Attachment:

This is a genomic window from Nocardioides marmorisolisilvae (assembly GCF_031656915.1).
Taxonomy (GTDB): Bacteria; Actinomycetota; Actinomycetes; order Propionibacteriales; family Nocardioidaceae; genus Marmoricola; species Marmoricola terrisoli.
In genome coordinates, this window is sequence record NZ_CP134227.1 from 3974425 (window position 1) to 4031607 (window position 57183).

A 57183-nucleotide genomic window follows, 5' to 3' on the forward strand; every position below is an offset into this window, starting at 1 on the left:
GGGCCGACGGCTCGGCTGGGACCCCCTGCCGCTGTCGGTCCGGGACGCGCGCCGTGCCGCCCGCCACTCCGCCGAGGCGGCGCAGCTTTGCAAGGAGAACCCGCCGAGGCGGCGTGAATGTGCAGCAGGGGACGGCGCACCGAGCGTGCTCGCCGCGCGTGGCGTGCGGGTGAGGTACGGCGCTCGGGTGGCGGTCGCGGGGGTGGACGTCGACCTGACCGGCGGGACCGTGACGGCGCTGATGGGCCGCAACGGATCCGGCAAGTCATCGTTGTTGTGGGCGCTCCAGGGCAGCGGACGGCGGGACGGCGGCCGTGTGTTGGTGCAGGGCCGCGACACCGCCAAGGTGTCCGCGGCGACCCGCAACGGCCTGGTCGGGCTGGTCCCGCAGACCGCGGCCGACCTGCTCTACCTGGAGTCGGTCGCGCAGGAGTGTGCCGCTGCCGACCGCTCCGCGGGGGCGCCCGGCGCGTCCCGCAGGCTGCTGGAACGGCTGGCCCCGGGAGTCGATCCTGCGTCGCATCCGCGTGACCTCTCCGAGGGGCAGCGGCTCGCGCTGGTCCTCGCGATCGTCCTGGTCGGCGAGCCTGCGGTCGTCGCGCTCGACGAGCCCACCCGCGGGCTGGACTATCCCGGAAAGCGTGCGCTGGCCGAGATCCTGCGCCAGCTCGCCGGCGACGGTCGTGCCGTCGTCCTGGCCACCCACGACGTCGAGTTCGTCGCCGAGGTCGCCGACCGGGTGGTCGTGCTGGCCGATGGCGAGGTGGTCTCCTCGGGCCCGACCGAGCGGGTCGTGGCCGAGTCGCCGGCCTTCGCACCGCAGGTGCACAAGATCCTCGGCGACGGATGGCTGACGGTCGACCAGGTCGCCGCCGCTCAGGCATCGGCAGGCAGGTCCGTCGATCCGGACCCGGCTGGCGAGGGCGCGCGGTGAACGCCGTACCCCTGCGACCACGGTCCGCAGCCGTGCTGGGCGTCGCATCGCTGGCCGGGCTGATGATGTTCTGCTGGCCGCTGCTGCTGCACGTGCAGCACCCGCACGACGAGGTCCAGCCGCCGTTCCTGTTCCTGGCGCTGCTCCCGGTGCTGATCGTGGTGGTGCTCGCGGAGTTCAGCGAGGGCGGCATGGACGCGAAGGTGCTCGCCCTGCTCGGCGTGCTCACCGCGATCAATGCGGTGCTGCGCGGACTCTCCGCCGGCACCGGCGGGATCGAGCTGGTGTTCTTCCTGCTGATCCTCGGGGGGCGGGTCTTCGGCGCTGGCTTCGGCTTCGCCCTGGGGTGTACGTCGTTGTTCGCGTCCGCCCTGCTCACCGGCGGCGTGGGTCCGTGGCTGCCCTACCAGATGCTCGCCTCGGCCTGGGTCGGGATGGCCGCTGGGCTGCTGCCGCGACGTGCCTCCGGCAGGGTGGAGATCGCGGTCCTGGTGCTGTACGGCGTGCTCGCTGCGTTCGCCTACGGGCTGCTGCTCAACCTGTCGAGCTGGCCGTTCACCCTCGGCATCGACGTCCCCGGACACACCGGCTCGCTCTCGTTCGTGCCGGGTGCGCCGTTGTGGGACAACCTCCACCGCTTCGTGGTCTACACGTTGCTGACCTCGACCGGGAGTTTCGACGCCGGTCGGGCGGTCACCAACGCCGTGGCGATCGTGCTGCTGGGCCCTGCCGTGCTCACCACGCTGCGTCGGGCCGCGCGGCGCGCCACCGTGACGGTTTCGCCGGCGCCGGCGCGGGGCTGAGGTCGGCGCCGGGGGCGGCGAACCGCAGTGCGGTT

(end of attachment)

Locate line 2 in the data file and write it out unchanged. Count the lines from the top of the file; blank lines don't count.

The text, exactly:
Taxonomy (GTDB): Bacteria; Actinomycetota; Actinomycetes; order Propionibacteriales; family Nocardioidaceae; genus Marmoricola; species Marmoricola terrisoli.